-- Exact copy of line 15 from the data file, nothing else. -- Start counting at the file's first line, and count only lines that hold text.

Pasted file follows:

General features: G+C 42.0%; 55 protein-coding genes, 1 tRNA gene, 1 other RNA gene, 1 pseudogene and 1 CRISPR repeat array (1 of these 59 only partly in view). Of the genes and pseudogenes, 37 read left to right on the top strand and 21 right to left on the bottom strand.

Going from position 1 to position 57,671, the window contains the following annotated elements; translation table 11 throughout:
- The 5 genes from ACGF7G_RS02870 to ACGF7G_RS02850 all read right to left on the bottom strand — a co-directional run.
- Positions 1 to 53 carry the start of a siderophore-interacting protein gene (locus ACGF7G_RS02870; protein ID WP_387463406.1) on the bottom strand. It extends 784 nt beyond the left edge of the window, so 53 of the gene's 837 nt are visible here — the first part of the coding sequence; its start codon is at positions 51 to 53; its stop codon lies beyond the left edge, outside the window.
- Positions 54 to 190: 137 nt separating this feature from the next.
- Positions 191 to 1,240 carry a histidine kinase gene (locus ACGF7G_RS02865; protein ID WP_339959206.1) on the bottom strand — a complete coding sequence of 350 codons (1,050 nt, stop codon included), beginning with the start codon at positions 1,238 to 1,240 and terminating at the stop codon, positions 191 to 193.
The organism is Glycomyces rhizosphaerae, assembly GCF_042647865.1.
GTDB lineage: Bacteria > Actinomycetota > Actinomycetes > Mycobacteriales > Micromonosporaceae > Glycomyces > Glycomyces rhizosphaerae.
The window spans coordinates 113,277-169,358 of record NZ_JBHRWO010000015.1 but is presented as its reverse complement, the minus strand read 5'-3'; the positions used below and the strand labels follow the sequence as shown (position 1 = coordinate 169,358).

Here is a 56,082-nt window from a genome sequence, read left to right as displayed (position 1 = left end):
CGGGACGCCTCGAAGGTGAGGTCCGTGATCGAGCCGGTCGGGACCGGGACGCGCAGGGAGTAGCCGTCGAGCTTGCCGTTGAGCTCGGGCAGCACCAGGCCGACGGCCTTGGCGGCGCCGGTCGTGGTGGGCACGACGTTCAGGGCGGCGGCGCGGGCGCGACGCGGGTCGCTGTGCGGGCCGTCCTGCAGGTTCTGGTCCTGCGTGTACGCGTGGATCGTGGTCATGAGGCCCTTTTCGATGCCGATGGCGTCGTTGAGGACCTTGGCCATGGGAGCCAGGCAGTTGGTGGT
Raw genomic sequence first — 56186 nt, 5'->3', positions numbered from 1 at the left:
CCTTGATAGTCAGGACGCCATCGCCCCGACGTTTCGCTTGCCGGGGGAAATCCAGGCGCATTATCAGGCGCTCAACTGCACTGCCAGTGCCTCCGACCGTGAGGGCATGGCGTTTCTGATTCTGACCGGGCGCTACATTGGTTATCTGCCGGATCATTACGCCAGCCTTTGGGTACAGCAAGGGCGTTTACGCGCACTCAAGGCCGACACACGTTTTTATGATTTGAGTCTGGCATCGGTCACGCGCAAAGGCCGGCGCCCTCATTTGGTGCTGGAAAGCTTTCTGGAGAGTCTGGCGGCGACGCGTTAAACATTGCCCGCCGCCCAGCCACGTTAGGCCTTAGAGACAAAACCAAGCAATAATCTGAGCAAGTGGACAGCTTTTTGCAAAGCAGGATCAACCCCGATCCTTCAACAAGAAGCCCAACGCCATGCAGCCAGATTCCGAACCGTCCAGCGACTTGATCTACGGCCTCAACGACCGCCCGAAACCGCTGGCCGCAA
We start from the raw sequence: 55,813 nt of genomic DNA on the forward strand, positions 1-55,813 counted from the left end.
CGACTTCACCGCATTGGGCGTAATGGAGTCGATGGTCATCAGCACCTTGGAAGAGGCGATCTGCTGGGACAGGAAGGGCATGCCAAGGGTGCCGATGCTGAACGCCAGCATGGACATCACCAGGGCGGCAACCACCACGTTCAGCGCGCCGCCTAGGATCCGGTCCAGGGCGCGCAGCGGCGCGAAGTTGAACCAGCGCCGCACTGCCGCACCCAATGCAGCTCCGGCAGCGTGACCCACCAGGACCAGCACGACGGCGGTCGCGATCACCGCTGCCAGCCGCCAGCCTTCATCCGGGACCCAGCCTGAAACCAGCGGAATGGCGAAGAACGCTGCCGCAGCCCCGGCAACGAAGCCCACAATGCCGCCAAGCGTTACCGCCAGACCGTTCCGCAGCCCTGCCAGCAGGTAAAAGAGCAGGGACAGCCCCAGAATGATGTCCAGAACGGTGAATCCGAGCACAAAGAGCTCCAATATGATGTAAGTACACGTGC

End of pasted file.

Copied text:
CGACTTCACCGCATTGGGCGTAATGGAGTCGATGGTCATCAGCACCTTGGAAGAGGCGATCTGCTGGGACAGGAAGGGCATGCCAAGGGTGCCGATGCTGAACGCCAGCATGGACATCACCAGGGCGGCAACCACCACGTTCAGCGCGCCGCCTAGGATCCGGTCCAGGGCGCGCAGCGGCGCGAAGTTGAACCAGCGCCGCACTGCCGCACCCAATGCAGCTCCGGCAGCGTGACCCACCAGGACCAGCACGACGGCGGTCGCGATCACCGCTGCCAGCCGCCAGCCTTCATCCGGGACCCAGCCTGAAACCAGCGGAATGGCGAAGAACGCTGCCGCAGCCCCGGCAACGAAGCCCACAATGCCGCCAAGCGTTACCGCCAGACCGTTCCGCAGCCCTGCCAGCAGGTAAAAGAGCAGGGACAGCCCCAGAATGATGTCCAGAACGGTGAATCCGAGCACAAAGAGCTCCAATATGATGTAAGTACACGTGC